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A lesser evil? The use of aid funding to foster immigration control.

Davitti, Daria LU and La Chimia, Annamaria (2017) In The Irish Yearbook of International Law 10.
Abstract
During the first five months of 2015 approximately 1,850 people died across the Mediterranean whilst attempting to reach the European Union (EU). In response to this, in April 2015 the Commission presented a 10-point action plan, on the basis of which the Council agreed to strengthen the EU’s ‘presence at sea, to fight traffickers, to prevent illegal migration flows and to reinforce internal solidarity and responsibility’. As a result of this agreement, on 13 May 2015 the Commission presented a highly controversial European Agenda on Migration (hereinafter ‘European Agenda’), which included both internal and external policy measures. One of the cardinal objectives of the European Agenda is to ‘address the root causes of migration’, and to... (More)
During the first five months of 2015 approximately 1,850 people died across the Mediterranean whilst attempting to reach the European Union (EU). In response to this, in April 2015 the Commission presented a 10-point action plan, on the basis of which the Council agreed to strengthen the EU’s ‘presence at sea, to fight traffickers, to prevent illegal migration flows and to reinforce internal solidarity and responsibility’. As a result of this agreement, on 13 May 2015 the Commission presented a highly controversial European Agenda on Migration (hereinafter ‘European Agenda’), which included both internal and external policy measures. One of the cardinal objectives of the European Agenda is to ‘address the root causes of migration’, and to fulfil this objective the EU aims at ‘mainstream[ing] migration issues into development cooperation’. However, since the adoption of the European Agenda, and arguably because of it, EU member states have not lived up to their obligations to extend international protection to those who need it. Similarly, as detailed in this article, they have pushed for policies aimed at externalising the management of migration, including through dubious bilateral agreements which foresee the use of aid funding in return for cooperation on migration control. In so doing, they have failed to move towards a more coherent, humane and legally acceptable response to the arrival of people on European shores. (Less)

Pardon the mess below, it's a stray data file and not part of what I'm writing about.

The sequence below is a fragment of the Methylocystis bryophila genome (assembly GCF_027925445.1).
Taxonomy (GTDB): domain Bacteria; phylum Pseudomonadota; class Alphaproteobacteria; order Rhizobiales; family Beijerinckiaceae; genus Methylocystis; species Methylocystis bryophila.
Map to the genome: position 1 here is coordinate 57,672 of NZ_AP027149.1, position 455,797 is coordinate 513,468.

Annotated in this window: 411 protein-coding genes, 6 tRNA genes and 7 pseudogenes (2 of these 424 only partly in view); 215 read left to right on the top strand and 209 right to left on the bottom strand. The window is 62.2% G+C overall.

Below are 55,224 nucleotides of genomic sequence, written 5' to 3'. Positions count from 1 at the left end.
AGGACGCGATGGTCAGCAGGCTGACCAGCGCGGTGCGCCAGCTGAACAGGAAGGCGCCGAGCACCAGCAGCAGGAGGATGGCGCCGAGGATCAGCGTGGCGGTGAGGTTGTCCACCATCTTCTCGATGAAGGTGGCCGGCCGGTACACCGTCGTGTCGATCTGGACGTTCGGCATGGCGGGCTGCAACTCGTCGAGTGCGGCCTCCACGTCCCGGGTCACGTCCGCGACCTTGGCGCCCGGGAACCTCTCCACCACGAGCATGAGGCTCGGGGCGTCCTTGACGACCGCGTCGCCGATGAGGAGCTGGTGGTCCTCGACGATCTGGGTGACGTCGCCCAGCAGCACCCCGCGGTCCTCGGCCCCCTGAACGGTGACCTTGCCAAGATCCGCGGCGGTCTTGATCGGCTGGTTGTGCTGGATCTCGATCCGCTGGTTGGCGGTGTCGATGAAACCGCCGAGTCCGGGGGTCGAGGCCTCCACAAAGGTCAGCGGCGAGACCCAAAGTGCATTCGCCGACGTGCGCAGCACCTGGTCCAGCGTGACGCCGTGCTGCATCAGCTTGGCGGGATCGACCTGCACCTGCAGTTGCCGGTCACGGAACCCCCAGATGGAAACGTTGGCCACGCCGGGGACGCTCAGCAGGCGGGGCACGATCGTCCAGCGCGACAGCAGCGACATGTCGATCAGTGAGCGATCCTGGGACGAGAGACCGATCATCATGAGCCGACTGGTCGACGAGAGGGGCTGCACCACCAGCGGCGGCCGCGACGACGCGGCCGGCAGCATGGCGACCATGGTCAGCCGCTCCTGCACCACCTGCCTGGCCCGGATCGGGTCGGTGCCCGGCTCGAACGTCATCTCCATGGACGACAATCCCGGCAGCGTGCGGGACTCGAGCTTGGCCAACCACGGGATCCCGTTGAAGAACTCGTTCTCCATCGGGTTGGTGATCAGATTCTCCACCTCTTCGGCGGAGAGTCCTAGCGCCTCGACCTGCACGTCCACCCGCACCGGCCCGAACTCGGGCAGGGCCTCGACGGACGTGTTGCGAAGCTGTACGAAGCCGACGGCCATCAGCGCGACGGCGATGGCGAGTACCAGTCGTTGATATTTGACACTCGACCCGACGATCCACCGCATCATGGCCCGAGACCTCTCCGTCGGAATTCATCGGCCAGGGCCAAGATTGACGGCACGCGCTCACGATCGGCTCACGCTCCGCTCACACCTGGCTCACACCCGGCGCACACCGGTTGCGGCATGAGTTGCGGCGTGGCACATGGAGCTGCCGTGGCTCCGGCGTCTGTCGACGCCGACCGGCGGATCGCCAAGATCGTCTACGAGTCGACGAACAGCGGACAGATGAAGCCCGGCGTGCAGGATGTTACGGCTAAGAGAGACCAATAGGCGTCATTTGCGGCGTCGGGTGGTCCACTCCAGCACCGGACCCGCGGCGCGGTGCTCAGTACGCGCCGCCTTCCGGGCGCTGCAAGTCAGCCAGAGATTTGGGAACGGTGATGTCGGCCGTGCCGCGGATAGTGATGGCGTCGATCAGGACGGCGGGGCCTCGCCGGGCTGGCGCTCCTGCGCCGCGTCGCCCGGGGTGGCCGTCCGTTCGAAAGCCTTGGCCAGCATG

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author
publishing date
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Contribution to journal
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published
subject
keywords
Public international law, Human rights, Folkrätt, Mänskliga rättigheter
in
The Irish Yearbook of International Law
volume
10
language
English
LU publication?
no
id
ffb36a6a-f274-482b-8c5c-84b0957d1b2a
date added to LUP
2018-11-07 17:12:08
date last changed
2018-11-21 21:43:02
@article{ffb36a6a-f274-482b-8c5c-84b0957d1b2a,
  abstract     = {During the first five months of 2015 approximately 1,850 people died across the Mediterranean whilst attempting to reach the European Union (EU). In response to this, in April 2015 the Commission presented a 10-point action plan, on the basis of which the Council agreed to strengthen the EU’s ‘presence at sea, to fight traffickers, to prevent illegal migration flows and to reinforce internal solidarity and responsibility’. As a result of this agreement, on 13 May 2015 the Commission presented a highly controversial European Agenda on Migration (hereinafter ‘European Agenda’), which included both internal and external policy measures. One of the cardinal objectives of the European Agenda is to ‘address the root causes of migration’, and to fulfil this objective the EU aims at ‘mainstream[ing] migration issues into development cooperation’. However, since the adoption of the European Agenda, and arguably because of it, EU member states have not lived up to their obligations to extend international protection to those who need it. Similarly, as detailed in this article, they have pushed for policies aimed at externalising the management of migration, including through dubious bilateral agreements which foresee the use of aid funding in return for cooperation on migration control. In so doing, they have failed to move towards a more coherent, humane and legally acceptable response to the arrival of people on European shores.},
  author       = {Davitti, Daria and La Chimia, Annamaria},
  language     = {eng},
  month        = {11},
  series       = {The Irish Yearbook of International Law},
  title        = {A lesser evil? The use of aid funding to foster immigration control.},
  volume       = {10},
  year         = {2017},
}